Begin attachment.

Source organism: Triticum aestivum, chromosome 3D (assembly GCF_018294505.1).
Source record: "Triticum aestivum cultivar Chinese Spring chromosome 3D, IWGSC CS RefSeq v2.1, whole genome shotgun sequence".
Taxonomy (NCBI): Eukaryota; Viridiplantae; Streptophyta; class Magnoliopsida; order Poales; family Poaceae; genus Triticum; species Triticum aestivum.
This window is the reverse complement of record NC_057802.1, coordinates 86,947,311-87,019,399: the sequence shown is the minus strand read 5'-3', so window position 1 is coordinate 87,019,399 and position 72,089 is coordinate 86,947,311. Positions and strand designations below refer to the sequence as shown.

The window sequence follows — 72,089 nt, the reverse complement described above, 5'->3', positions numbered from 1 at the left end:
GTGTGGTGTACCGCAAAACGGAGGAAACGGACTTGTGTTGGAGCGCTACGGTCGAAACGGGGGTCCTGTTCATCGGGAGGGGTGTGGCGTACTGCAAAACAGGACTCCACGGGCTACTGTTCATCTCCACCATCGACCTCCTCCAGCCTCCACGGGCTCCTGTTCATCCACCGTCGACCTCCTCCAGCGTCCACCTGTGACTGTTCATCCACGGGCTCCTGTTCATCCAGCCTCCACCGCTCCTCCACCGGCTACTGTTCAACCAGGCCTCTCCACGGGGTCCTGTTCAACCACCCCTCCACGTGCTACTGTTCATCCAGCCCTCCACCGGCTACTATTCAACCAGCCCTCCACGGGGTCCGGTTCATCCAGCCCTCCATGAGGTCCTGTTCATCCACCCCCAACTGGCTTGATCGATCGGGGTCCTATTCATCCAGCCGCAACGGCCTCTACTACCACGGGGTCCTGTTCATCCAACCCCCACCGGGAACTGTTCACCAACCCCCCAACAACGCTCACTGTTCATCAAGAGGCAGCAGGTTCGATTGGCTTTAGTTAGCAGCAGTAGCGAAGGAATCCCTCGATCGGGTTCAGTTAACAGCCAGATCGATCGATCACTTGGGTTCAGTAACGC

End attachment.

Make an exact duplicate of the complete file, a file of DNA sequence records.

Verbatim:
Source organism: Triticum aestivum, chromosome 3D (assembly GCF_018294505.1).
Source record: "Triticum aestivum cultivar Chinese Spring chromosome 3D, IWGSC CS RefSeq v2.1, whole genome shotgun sequence".
Taxonomy (NCBI): Eukaryota; Viridiplantae; Streptophyta; class Magnoliopsida; order Poales; family Poaceae; genus Triticum; species Triticum aestivum.
This window is the reverse complement of record NC_057802.1, coordinates 86,947,311-87,019,399: the sequence shown is the minus strand read 5'-3', so window position 1 is coordinate 87,019,399 and position 72,089 is coordinate 86,947,311. Positions and strand designations below refer to the sequence as shown.

The window sequence follows — 72,089 nt, the reverse complement described above, 5'->3', positions numbered from 1 at the left end:
GTGTGGTGTACCGCAAAACGGAGGAAACGGACTTGTGTTGGAGCGCTACGGTCGAAACGGGGGTCCTGTTCATCGGGAGGGGTGTGGCGTACTGCAAAACAGGACTCCACGGGCTACTGTTCATCTCCACCATCGACCTCCTCCAGCCTCCACGGGCTCCTGTTCATCCACCGTCGACCTCCTCCAGCGTCCACCTGTGACTGTTCATCCACGGGCTCCTGTTCATCCAGCCTCCACCGCTCCTCCACCGGCTACTGTTCAACCAGGCCTCTCCACGGGGTCCTGTTCAACCACCCCTCCACGTGCTACTGTTCATCCAGCCCTCCACCGGCTACTATTCAACCAGCCCTCCACGGGGTCCGGTTCATCCAGCCCTCCATGAGGTCCTGTTCATCCACCCCCAACTGGCTTGATCGATCGGGGTCCTATTCATCCAGCCGCAACGGCCTCTACTACCACGGGGTCCTGTTCATCCAACCCCCACCGGGAACTGTTCACCAACCCCCCAACAACGCTCACTGTTCATCAAGAGGCAGCAGGTTCGATTGGCTTTAGTTAGCAGCAGTAGCGAAGGAATCCCTCGATCGGGTTCAGTTAACAGCCAGATCGATCGATCACTTGGGTTCAGTAACGC